Congressional Candidate Bob Thomas Holds Town Hall In Avilla

By John W. Davis

June 18, 2010 Updated Apr 11, 2010 at 11:42 AM EDT

FORT WAYNE, Ind. (Indiana's NewsCenter) – Two Republican congressional candidates are entrenched in a public “war of words”, leading up to the May 4th primary election.

Third District Republican Congressional Candidate Bob Thomas met with dozens of people in the small town of Avilla Saturday morning.

The question and answer session, discussed some of the most pressing issues on the minds of people in Northeast Indiana.

“Pro-life is important to me and fiscal responsibility, and educational issues, and obviously health care is especially important to me,” said Carole Engquist, who drove up from Fort Wayne to spend Saturday morning getting to know Bob Thomas.

Most people know him as a local car dealer, but he also touts degrees from Princeton University and Harvard University.

Thomas’ hopes his next venture is Congress.

"This is where I should run. This is where my roots are. This is where our employees are,” said Bob Thomas, 3rd District Republican Congressional Candidate.

However, Thomas says he doesn't want to make a career out of politics.

He is seeking one or two terms, with a campaign strategy rooted in fiscal responsibility.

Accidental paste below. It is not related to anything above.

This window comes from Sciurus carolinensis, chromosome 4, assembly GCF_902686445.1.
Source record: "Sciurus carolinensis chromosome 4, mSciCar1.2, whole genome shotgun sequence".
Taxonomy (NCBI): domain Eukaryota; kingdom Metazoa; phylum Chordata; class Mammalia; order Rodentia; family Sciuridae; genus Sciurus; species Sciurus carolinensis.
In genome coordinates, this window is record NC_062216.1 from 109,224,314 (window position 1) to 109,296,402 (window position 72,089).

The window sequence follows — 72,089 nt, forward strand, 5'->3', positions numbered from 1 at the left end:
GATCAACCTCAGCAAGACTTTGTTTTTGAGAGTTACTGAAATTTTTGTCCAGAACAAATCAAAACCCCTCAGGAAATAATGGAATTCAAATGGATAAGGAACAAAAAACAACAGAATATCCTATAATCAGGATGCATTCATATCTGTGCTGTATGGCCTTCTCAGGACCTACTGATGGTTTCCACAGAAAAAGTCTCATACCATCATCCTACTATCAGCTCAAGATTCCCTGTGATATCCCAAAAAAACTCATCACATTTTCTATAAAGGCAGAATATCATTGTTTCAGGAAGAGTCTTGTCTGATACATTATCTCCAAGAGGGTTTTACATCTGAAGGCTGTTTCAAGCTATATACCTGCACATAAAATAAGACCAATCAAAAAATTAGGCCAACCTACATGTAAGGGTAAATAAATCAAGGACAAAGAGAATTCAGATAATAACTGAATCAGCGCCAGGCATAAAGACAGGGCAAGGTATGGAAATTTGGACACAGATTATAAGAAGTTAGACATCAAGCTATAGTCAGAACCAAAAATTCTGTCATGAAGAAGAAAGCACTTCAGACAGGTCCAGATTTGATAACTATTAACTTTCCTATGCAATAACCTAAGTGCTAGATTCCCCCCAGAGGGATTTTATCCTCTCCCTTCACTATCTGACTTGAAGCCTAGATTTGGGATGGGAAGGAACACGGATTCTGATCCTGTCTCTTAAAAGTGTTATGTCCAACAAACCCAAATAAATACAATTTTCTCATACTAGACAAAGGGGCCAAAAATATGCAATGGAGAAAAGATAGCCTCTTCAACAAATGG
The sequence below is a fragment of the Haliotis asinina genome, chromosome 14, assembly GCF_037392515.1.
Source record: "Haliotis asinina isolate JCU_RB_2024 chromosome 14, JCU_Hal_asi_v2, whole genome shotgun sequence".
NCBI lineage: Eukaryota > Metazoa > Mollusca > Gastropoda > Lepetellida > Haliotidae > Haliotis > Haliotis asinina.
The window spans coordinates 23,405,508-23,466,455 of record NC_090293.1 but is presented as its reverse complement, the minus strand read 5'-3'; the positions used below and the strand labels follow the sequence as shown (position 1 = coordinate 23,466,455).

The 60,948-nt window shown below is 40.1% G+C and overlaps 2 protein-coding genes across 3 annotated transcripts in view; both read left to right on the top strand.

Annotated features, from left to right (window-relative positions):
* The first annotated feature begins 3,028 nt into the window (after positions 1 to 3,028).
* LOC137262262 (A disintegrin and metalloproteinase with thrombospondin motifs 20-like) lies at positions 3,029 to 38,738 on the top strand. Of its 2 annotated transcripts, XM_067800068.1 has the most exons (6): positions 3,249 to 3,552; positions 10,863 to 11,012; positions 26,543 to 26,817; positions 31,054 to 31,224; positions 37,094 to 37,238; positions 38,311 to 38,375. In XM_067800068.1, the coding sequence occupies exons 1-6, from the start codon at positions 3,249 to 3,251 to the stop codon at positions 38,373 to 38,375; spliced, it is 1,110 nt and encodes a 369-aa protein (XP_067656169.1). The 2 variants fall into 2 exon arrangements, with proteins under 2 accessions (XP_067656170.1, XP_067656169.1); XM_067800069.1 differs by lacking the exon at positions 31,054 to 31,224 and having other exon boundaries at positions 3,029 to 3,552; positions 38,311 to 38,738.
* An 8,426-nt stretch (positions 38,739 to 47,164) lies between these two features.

“I've been working an active business in Fort Wayne for 30 years. I know what it takes to cut expenses. We've been there. We've done that. It's not rocket science. You just have to have people that have the experience and who know how to add two plus two and come up with four,” said Thomas.

Meanwhile, incumbent Congressman Mark Souder publicly questions his challenger's credentials.

Souder says Thomas does not really live in Fort Wayne and is not in tune with the needs of people in Northeast Indiana.

“He wants to make this about where I live. I want to make it about the issues. About his record, about where we're going in the next five years,” said Thomas.

Thomas adds that Souder's bailout, national debt and General Motors votes, proves he is no longer the fiscally conservative Republican that he claims to be.

“We need to get some people that have some common sense and street smarts into Washington D. C. We need to get rid of the lawyers and rid of the career politicians. It's just that simple,” said Thomas.

“He has a good solid economics background and he seems to have good common sense about the way things should operate,” said Len Engquist, a potential Bob Thomas supporter.

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